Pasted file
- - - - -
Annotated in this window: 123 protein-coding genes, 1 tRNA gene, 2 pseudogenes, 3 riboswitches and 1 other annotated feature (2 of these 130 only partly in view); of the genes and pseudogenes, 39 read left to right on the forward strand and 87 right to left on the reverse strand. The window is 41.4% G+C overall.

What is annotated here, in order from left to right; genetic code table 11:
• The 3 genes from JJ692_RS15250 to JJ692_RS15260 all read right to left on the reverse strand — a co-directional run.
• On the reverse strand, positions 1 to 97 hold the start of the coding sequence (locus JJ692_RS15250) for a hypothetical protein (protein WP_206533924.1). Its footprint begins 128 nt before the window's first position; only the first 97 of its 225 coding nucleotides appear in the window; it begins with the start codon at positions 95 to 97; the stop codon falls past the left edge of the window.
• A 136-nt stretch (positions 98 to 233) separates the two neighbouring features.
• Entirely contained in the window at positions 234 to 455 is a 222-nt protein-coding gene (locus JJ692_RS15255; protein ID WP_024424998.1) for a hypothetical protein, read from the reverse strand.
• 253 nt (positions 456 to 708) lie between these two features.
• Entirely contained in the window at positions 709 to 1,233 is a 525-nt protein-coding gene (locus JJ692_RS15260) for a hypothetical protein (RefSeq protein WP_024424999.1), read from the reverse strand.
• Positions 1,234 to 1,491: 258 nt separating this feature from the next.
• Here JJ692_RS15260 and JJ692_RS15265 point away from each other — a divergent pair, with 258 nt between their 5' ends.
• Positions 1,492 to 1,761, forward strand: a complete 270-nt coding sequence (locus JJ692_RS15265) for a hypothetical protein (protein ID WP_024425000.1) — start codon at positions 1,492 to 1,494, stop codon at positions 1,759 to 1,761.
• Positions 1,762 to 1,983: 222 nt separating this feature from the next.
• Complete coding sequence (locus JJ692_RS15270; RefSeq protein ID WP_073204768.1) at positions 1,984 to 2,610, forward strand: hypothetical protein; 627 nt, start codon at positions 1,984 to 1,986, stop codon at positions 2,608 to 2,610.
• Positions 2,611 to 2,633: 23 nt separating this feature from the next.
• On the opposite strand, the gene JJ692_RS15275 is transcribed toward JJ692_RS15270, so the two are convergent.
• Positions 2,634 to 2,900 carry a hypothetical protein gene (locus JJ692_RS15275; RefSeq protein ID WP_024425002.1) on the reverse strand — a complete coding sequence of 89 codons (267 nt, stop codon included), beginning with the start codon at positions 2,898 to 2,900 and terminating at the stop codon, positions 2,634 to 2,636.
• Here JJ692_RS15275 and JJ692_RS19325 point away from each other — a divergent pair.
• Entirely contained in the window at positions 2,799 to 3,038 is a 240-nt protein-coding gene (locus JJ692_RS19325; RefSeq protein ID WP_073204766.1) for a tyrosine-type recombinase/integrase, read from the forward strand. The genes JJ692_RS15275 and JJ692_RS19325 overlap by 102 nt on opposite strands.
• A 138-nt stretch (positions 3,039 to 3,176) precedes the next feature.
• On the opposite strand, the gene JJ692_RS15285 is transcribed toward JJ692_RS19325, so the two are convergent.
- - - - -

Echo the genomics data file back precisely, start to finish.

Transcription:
Annotated in this window: 123 protein-coding genes, 1 tRNA gene, 2 pseudogenes, 3 riboswitches and 1 other annotated feature (2 of these 130 only partly in view); of the genes and pseudogenes, 39 read left to right on the forward strand and 87 right to left on the reverse strand. The window is 41.4% G+C overall.

What is annotated here, in order from left to right; genetic code table 11:
• The 3 genes from JJ692_RS15250 to JJ692_RS15260 all read right to left on the reverse strand — a co-directional run.
• On the reverse strand, positions 1 to 97 hold the start of the coding sequence (locus JJ692_RS15250) for a hypothetical protein (protein WP_206533924.1). Its footprint begins 128 nt before the window's first position; only the first 97 of its 225 coding nucleotides appear in the window; it begins with the start codon at positions 95 to 97; the stop codon falls past the left edge of the window.
• A 136-nt stretch (positions 98 to 233) separates the two neighbouring features.
• Entirely contained in the window at positions 234 to 455 is a 222-nt protein-coding gene (locus JJ692_RS15255; protein ID WP_024424998.1) for a hypothetical protein, read from the reverse strand.
• 253 nt (positions 456 to 708) lie between these two features.
• Entirely contained in the window at positions 709 to 1,233 is a 525-nt protein-coding gene (locus JJ692_RS15260) for a hypothetical protein (RefSeq protein WP_024424999.1), read from the reverse strand.
• Positions 1,234 to 1,491: 258 nt separating this feature from the next.
• Here JJ692_RS15260 and JJ692_RS15265 point away from each other — a divergent pair, with 258 nt between their 5' ends.
• Positions 1,492 to 1,761, forward strand: a complete 270-nt coding sequence (locus JJ692_RS15265) for a hypothetical protein (protein ID WP_024425000.1) — start codon at positions 1,492 to 1,494, stop codon at positions 1,759 to 1,761.
• Positions 1,762 to 1,983: 222 nt separating this feature from the next.
• Complete coding sequence (locus JJ692_RS15270; RefSeq protein ID WP_073204768.1) at positions 1,984 to 2,610, forward strand: hypothetical protein; 627 nt, start codon at positions 1,984 to 1,986, stop codon at positions 2,608 to 2,610.
• Positions 2,611 to 2,633: 23 nt separating this feature from the next.
• On the opposite strand, the gene JJ692_RS15275 is transcribed toward JJ692_RS15270, so the two are convergent.
• Positions 2,634 to 2,900 carry a hypothetical protein gene (locus JJ692_RS15275; RefSeq protein ID WP_024425002.1) on the reverse strand — a complete coding sequence of 89 codons (267 nt, stop codon included), beginning with the start codon at positions 2,898 to 2,900 and terminating at the stop codon, positions 2,634 to 2,636.
• Here JJ692_RS15275 and JJ692_RS19325 point away from each other — a divergent pair.
• Entirely contained in the window at positions 2,799 to 3,038 is a 240-nt protein-coding gene (locus JJ692_RS19325; RefSeq protein ID WP_073204766.1) for a tyrosine-type recombinase/integrase, read from the forward strand. The genes JJ692_RS15275 and JJ692_RS19325 overlap by 102 nt on opposite strands.
• A 138-nt stretch (positions 3,039 to 3,176) precedes the next feature.
• On the opposite strand, the gene JJ692_RS15285 is transcribed toward JJ692_RS19325, so the two are convergent.